Author: Bradley J Cavallo

American shad are the Chinook salmon of herring. Like Chinook salmon, adult American shad spend several years in the ocean before returning to rivers for spawning — they’re anadromous. Also, like salmon, anglers love shad because they’re fun to catch and good to eat. Well, okay, shad are not as good to eat as ocean caught salmon, but they are delicious when prepared well.  American shad are native to the east coast of North American. They were introduced to the Sacramento River after repeated releases of shad fry — transported via the then newly completed transcontinental railroad — between 1871 and 1880. Shad quickly became abundant in the Sacramento River […]
California is at the southern boundary of the distributions of cold-water dependent fish species like salmon and steelhead. In many California rivers, flows and water temperatures challenge the performance and survival of salmonids even in years with average levels of precipitation. Drought and warmer summer air temperatures associated with climate change further exacerbate those stresses.  At and above the Sierra Nevada foothills, Central Valley rivers are heavily regulated.  The dams there provide a variety of benefits for humans — water supply, flood control, hydropower, and recreation — but have some predictable and well-understood adverse impacts on salmonid populations. Dams block upstream passage of adult salmonids, preventing those anadromous fishes from reaching […]
In the 1981 blockbuster film “Raiders of the Lost Ark”, the nefarious French archaeologist Belloq holds up a cheap pocket watch and explains to Indiana Jones “It’s worthless. Ten dollars from a vendor in the street.  But I take it, I bury it in the sand for a thousand years, it becomes priceless…” Here in the Delta, fisheries monitoring data are treated a lot like Belloq’s watch. An ancient, sandy watch isn’t valued for keeping precise time. Just the same, long-term fisheries monitoring data aren’t necessarily valued because they provide information effective for monitoring and managing Delta fishes. Consider one of the simplest fisheries monitoring tools; the seine, a length of net […]
Increasing Central Valley salmon populations in a highly regulated river system is a complex undertaking. Restoring habitats and ecosystem processes, augmenting fish passage, screening diversions, hatchery reform, and improved harvest management are integral components of successful conservation efforts. But restoring a semblance of a natural flow regime — sometimes termed “functional flows” — is often the focus of efforts to improve the status of salmon in Pacific Coast rivers. While it might seem straightforward to reestablish a natural hydrograph in efforts to encourage the ecological and biophysical processes to sustain salmon life stages — well, it’s not. Between obligations related to dam operations (flood control, water storage) and environmental requirements […]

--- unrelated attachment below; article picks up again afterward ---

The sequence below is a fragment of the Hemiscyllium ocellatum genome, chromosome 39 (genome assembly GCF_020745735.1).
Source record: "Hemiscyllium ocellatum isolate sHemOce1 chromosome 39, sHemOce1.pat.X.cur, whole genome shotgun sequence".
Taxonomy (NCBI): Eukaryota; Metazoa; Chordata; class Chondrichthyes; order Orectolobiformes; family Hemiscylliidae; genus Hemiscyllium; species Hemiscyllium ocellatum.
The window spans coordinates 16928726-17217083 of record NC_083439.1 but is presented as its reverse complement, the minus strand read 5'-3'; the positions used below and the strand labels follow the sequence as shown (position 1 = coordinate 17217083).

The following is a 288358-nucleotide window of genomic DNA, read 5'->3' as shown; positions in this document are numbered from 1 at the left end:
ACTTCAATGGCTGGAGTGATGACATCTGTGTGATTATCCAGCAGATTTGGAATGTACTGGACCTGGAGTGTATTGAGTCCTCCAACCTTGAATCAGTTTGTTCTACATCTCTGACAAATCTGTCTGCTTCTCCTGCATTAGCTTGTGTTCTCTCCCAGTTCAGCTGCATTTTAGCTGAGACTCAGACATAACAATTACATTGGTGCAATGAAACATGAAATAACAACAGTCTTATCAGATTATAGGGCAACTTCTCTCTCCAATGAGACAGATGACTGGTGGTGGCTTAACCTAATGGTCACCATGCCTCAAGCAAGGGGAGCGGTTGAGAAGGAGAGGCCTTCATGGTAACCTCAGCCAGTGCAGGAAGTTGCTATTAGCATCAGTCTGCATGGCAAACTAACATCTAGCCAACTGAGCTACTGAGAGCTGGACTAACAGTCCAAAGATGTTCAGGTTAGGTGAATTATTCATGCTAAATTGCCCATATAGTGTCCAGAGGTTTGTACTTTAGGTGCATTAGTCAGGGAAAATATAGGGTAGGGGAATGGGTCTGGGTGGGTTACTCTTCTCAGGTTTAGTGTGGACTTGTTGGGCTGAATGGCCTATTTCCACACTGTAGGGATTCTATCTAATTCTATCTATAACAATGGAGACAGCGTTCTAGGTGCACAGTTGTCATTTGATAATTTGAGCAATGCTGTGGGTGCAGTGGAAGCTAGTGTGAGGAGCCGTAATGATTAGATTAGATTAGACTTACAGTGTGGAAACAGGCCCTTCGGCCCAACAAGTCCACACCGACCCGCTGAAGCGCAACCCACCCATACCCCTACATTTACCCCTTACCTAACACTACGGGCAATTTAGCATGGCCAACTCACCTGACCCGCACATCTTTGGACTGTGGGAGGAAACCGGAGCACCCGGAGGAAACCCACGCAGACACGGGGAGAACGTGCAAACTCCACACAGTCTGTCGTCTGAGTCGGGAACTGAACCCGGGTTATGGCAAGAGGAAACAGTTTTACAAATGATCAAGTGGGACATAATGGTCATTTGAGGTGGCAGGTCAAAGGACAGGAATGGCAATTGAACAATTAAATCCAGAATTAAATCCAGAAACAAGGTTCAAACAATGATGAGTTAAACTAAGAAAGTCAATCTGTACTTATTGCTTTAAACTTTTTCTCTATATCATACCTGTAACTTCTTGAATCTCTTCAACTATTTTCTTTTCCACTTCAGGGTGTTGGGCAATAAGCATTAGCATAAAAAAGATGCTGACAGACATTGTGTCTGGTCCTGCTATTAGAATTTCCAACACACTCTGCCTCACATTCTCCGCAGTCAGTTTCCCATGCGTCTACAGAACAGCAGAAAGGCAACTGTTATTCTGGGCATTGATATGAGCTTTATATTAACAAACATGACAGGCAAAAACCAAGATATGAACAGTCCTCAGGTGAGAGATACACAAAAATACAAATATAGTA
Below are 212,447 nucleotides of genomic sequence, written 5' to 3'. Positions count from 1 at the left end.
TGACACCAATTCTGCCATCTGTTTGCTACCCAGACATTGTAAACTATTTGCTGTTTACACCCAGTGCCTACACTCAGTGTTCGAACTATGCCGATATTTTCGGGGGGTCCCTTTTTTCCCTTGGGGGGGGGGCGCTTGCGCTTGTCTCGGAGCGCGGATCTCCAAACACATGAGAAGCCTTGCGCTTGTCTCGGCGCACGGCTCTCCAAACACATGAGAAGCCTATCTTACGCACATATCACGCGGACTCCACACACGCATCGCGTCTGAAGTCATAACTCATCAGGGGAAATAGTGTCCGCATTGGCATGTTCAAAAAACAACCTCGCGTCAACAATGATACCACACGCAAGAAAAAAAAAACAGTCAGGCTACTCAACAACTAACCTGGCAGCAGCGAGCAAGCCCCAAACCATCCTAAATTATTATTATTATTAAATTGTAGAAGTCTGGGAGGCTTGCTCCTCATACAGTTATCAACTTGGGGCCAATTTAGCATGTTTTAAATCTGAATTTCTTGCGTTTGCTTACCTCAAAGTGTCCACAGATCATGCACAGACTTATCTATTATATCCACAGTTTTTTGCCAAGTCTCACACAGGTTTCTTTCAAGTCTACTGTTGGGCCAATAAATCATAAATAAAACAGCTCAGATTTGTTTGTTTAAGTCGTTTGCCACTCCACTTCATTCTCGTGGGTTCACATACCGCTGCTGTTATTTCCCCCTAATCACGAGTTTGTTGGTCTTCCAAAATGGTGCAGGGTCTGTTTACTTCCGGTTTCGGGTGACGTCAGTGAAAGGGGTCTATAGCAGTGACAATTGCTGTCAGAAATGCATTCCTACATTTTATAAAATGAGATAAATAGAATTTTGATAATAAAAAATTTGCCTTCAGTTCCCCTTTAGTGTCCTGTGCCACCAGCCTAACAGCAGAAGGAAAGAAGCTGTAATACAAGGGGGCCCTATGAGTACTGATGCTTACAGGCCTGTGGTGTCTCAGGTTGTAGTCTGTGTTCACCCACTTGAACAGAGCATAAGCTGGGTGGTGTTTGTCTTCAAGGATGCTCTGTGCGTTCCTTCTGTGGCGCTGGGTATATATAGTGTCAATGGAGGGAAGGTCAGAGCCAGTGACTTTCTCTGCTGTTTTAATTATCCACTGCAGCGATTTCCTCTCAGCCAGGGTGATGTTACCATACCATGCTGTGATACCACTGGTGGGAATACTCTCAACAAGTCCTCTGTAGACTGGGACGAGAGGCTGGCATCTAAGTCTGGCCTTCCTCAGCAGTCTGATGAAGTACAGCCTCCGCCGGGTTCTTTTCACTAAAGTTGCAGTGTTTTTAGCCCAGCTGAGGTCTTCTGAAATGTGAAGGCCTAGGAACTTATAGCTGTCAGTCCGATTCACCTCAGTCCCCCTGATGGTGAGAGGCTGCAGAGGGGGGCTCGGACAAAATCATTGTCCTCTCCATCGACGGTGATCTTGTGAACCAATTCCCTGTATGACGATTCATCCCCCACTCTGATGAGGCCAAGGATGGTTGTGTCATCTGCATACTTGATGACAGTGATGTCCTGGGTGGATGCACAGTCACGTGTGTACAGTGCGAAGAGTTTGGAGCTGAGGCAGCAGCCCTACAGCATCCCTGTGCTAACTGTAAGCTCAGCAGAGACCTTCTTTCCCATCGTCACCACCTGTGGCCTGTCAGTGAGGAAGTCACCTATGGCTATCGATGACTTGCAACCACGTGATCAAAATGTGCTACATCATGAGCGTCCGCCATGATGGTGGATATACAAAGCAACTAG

Policy makers and scientists often attribute the poor progress being made toward resolving fish conservation and water allocation issues — despite billions of dollars of invested over the past half century — to the physical and ecological complexities of the Sacramento-San Joaquin Delta. The challenge of meeting the goals established in California’s Delta Reform Act, ensuring statewide water-supply reliability and restoring a vibrant and healthy Delta ecosystem, has been referred to as a “wicked” problem, one that may be not fully resolvable. It is doubtless the case that a century-and-a-half of human impacts have altered the system in many ways that are, as a practical matter, irreversible. But a recent article in […]
Off the coast of California and southern Oregon, Chinook salmon are subjected to a uniquely intense commercial and recreational fishery. The fishery relies upon the availability of abundant, hatchery-produced Central Valley fall-run Chinook. However, as currently managed, the fishery provides minimal protection for natural-origin (wild) fall-run Chinook and for winter-run and spring-run Chinook that are listed under the federal Endangered Species Act (ESA), especially fish maturing at age-4 or older. Variation in age-at-maturity is essential for the viability of all runs of Chinook salmon because it buffers populations from short-term environmental changes in freshwater habitats and from catastrophic events. The age-structure of Central Valley Chinook salmon populations is severely truncated. […]
Spring-run Chinook salmon have long played second fiddle to winter-run Chinook salmon when it comes to conservation planning for the Central Valley salmonids protected under the California and federal Endangered Species Acts. But earlier this year, the California Department of Fish and Wildlife issued an Incidental Take Permit (ITP) that promises increased attention for spring-run Chinook. The ITP calls for the aggressive development of a spring-run Juvenile Production Estimate (JPE). The purpose of the JPE is to better track the abundance of juvenile spring-run Chinook and, ostensibly, to provide a basis for setting the number of juvenile spring-run Chinook that the State Water Project is allowed to entrain at the […]
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